“Peopled Jobs”

elevator2

I have been musing of late on the American obsession with self-service. Apparently someone’s idea of nirvana is being able to do all tasks alone, interacting only with a machine. In addition,  the idea of the machine being able to do the task without a person also seems to be catching on. Now somewhere designs are on the table for self-driving long haul trucks. And robots are being planned to take over many jobs currently requiring people.

I became aware, while responding to a young writer who was bemoaning the lack of social interactions, of how many parts of my life are now “unpeopled.” I thought for the benefit of readers younger than I that I would reflect on some of the ways I used to interact with people as I went about my life.

Today I am remembering elevator operators who peopled all multi-storied buildings. In the photo above is a typical view of a department store bank of elevators with one woman there to direct shoppers to available cars and two ready to load their cars. The most common sentences would be “going up,” going down,” and “express to floors 10 and 12 only.”

In the elevator, the woman(always women in my town) would announce each floor just before arriving at it. I can still remember the phrase “Shoes, millinery, daytime dresses” from a frequent ride.The rider’s job was to state when she wanted to exit. Today elevators automatically stop even with the floor. Previously, the operator was responsible for neatly stopping the car even with the stop. This was quite challenging, and you could tell experienced from new operators by how often they had to jostle the car up and down until you could get off without tripping.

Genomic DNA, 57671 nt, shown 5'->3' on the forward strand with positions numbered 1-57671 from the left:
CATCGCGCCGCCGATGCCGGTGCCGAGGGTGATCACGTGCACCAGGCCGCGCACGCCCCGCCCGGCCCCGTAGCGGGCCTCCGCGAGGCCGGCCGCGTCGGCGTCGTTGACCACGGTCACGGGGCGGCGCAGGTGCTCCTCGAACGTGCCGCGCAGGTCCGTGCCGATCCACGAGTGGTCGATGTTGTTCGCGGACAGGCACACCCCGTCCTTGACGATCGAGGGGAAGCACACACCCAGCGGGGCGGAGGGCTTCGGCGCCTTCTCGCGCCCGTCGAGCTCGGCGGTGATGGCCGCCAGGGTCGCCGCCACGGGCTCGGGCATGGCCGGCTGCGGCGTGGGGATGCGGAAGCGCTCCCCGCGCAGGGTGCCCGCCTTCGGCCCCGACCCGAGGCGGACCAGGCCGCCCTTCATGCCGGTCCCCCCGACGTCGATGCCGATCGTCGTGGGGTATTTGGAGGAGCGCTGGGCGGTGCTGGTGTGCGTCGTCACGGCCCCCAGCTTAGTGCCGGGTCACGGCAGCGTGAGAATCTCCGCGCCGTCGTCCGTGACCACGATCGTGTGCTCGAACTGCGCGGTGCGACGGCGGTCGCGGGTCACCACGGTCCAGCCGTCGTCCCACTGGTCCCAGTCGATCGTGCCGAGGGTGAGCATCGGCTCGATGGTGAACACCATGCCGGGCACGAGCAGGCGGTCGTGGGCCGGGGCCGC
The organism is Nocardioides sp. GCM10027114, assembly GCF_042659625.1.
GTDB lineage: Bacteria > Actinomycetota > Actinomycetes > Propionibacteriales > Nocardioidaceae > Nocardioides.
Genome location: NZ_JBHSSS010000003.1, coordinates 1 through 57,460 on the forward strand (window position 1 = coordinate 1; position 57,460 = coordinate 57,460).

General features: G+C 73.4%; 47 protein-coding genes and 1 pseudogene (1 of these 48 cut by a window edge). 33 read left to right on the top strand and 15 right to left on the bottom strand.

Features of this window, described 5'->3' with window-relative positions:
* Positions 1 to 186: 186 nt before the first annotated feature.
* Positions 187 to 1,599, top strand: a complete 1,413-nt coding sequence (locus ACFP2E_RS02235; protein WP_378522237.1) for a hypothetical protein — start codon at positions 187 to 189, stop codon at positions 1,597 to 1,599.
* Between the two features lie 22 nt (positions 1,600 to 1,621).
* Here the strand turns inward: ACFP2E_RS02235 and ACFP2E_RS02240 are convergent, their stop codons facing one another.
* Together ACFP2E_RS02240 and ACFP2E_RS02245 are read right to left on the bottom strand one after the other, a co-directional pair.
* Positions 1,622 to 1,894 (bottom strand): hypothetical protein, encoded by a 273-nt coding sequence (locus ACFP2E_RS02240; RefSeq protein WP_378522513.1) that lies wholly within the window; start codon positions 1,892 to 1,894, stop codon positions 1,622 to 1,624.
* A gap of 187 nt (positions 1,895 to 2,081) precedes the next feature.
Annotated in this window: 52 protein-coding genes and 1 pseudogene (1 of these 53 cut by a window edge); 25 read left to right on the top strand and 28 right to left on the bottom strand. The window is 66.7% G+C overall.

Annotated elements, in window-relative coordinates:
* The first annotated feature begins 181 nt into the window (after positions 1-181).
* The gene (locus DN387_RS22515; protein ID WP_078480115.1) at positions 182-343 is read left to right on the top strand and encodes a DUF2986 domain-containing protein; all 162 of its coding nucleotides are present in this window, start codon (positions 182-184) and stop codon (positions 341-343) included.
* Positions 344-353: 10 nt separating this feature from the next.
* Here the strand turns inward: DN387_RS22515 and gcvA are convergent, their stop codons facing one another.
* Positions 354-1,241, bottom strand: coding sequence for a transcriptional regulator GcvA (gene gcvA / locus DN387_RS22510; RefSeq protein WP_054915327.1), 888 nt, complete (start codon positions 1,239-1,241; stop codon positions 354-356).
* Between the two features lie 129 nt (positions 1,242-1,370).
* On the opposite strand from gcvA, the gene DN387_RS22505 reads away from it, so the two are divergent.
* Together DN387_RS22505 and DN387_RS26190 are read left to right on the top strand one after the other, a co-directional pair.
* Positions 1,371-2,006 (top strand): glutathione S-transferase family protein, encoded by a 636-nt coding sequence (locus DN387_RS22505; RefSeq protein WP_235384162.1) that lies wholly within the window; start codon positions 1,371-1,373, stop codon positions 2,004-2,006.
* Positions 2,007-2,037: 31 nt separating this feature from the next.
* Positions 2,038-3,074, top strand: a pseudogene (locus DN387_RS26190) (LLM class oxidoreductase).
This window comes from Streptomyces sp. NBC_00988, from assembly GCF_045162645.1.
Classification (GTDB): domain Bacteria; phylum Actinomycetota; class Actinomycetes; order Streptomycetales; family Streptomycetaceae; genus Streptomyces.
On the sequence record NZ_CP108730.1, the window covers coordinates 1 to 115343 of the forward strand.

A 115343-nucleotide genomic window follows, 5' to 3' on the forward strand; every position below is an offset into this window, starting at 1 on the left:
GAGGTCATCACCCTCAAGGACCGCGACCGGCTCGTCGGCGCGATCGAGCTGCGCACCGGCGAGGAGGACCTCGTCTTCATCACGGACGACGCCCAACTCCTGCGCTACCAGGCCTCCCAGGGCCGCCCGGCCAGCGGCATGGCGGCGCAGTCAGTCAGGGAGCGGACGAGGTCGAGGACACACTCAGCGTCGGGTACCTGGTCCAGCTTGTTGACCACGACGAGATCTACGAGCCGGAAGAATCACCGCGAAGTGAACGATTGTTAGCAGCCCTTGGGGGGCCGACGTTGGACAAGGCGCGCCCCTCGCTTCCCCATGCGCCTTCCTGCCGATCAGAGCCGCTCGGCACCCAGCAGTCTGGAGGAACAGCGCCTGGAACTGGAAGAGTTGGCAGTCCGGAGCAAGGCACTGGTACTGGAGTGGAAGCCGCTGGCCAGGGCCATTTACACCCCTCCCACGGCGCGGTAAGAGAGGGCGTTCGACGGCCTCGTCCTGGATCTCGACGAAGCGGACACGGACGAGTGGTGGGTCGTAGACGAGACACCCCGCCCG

Once in high school I visited a very posh women’s clothing store for the first time. When I told the operator I needed the third floor, she sailed right by saying, “You do NOT want the third floor,” and deposited me on the fourth. Apparently the third floor was for women with money where the clothes were brought out one at a time for perusal. Clearly she could tell I was not the appropriate customer!

I miss them. I never had to worry about finding myself alone in an elevator with a strange(in both senses of the word) man. And what happened to the old line about the task? “It was a job with ups and downs.”

4 thoughts on ““Peopled Jobs”

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